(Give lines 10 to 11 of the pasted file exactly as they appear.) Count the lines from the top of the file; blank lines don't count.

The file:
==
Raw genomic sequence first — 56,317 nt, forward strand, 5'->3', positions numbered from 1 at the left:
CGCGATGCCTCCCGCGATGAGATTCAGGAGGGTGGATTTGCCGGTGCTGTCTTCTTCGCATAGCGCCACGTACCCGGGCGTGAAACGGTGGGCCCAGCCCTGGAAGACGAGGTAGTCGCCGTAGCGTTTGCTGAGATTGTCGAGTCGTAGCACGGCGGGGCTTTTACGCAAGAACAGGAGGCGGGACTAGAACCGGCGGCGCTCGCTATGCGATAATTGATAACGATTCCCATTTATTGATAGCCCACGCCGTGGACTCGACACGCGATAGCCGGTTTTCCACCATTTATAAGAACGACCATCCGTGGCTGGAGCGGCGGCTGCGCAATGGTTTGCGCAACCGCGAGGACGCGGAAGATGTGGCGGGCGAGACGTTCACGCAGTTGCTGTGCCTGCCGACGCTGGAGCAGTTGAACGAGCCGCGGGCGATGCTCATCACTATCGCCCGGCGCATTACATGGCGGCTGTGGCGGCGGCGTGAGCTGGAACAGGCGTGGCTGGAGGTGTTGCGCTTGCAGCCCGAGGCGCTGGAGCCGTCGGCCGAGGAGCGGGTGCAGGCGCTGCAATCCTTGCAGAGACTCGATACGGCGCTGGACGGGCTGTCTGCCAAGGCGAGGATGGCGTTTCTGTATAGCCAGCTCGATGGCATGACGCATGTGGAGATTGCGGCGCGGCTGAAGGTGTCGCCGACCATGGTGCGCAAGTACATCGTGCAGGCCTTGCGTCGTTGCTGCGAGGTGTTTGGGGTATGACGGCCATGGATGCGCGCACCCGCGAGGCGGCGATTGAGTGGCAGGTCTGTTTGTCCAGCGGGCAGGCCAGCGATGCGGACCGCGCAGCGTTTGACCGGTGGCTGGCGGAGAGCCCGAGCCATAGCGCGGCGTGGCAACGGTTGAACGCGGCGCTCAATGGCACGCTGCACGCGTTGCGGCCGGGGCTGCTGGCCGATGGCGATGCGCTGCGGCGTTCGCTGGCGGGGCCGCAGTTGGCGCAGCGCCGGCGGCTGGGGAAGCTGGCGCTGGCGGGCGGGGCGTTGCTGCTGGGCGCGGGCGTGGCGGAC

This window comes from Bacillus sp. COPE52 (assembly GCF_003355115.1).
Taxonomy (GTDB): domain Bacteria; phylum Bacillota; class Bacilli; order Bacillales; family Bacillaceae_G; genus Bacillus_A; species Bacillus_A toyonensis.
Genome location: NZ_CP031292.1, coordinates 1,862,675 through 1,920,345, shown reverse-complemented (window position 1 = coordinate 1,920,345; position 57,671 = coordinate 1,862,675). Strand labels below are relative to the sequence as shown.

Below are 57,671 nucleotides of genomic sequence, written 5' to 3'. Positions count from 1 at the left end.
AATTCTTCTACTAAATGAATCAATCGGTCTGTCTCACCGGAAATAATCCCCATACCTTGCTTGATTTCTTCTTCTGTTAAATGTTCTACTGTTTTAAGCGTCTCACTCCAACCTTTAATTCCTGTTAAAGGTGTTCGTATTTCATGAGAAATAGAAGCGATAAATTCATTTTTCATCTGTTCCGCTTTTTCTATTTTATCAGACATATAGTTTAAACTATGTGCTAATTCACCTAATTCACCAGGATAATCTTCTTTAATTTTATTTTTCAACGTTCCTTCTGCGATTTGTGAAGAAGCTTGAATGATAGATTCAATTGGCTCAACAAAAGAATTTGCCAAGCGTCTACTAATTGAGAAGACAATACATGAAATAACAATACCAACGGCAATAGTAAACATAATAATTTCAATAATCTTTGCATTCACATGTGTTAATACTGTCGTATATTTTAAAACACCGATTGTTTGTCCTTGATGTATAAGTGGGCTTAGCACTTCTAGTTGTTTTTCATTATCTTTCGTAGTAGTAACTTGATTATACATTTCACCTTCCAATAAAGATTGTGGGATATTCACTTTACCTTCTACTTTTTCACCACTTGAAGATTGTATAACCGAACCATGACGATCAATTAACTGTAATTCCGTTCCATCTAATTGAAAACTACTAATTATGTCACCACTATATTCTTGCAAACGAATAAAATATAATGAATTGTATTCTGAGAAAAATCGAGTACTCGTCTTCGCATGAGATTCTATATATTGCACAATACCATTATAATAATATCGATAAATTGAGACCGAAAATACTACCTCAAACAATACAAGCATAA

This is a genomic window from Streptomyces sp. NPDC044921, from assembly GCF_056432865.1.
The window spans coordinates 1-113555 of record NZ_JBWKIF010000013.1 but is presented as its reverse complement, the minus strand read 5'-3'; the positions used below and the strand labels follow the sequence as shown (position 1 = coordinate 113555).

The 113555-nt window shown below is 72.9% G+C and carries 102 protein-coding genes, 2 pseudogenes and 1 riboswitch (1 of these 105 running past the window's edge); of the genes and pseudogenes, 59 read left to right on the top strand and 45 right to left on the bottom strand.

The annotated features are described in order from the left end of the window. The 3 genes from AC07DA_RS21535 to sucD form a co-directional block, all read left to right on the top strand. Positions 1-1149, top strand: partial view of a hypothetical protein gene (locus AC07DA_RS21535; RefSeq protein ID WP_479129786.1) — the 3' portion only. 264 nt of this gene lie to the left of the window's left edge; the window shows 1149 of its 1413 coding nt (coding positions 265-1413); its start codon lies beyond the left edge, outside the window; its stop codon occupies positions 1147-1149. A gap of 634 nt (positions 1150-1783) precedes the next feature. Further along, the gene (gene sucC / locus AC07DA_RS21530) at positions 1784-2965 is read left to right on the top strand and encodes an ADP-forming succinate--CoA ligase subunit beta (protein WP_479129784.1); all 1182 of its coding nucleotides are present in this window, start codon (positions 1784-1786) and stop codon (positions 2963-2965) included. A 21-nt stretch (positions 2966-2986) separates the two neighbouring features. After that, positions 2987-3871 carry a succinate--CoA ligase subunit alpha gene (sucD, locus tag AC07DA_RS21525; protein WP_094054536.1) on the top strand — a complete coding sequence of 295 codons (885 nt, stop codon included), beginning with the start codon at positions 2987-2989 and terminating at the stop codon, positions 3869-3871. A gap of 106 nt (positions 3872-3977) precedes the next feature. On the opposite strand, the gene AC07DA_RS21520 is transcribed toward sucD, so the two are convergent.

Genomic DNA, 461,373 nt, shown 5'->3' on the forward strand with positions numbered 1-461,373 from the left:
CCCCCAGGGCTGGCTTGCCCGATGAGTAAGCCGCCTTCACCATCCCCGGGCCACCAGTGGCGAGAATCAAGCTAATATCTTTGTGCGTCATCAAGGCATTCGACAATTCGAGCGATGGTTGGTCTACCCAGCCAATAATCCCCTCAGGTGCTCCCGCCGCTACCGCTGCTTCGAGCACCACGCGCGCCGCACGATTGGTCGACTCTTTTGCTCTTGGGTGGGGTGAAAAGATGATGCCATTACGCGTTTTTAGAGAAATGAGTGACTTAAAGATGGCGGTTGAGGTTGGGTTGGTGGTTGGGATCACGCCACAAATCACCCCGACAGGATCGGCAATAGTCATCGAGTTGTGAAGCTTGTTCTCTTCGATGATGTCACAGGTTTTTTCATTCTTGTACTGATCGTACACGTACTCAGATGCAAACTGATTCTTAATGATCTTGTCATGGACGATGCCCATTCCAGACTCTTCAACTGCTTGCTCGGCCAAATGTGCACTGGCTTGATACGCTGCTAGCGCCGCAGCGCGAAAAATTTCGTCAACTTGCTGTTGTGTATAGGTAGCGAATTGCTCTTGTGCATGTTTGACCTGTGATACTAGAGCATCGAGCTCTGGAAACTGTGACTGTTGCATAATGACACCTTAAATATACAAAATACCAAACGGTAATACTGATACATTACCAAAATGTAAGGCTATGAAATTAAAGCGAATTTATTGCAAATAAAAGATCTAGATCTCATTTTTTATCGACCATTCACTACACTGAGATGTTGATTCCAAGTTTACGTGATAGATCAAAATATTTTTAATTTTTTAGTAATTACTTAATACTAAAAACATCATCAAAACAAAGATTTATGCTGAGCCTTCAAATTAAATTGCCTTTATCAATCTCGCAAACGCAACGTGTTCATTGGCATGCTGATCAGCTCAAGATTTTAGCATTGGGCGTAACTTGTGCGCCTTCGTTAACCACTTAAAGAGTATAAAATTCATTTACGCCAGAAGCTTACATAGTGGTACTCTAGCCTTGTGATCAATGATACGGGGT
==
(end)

The 113555-nt window shown below is 72.9% G+C and carries 102 protein-coding genes, 2 pseudogenes and 1 riboswitch (1 of these 105 running past the window's edge); of the genes and pseudogenes, 59 read left to right on the top strand and 45 right to left on the bottom strand.

The annotated features are described in order from the left end of the window. The 3 genes from AC07DA_RS21535 to sucD form a co-directional block, all read left to right on the top strand. Positions 1-1149, top strand: partial view of a hypothetical protein gene (locus AC07DA_RS21535; RefSeq protein ID WP_479129786.1) — the 3' portion only. 264 nt of this gene lie to the left of the window's left edge; the window shows 1149 of its 1413 coding nt (coding positions 265-1413); its start codon lies beyond the left edge, outside the window; its stop codon occupies positions 1147-1149. A gap of 634 nt (positions 1150-1783) precedes the next feature. Further along, the gene (gene sucC / locus AC07DA_RS21530) at positions 1784-2965 is read left to right on the top strand and encodes an ADP-forming succinate--CoA ligase subunit beta (protein WP_479129784.1); all 1182 of its coding nucleotides are present in this window, start codon (positions 1784-1786) and stop codon (positions 2963-2965) included. A 21-nt stretch (positions 2966-2986) separates the two neighbouring features. After that, positions 2987-3871 carry a succinate--CoA ligase subunit alpha gene (sucD, locus tag AC07DA_RS21525; protein WP_094054536.1) on the top strand — a complete coding sequence of 295 codons (885 nt, stop codon included), beginning with the start codon at positions 2987-2989 and terminating at the stop codon, positions 3869-3871. A gap of 106 nt (positions 3872-3977) precedes the next feature. On the opposite strand, the gene AC07DA_RS21520 is transcribed toward sucD, so the two are convergent.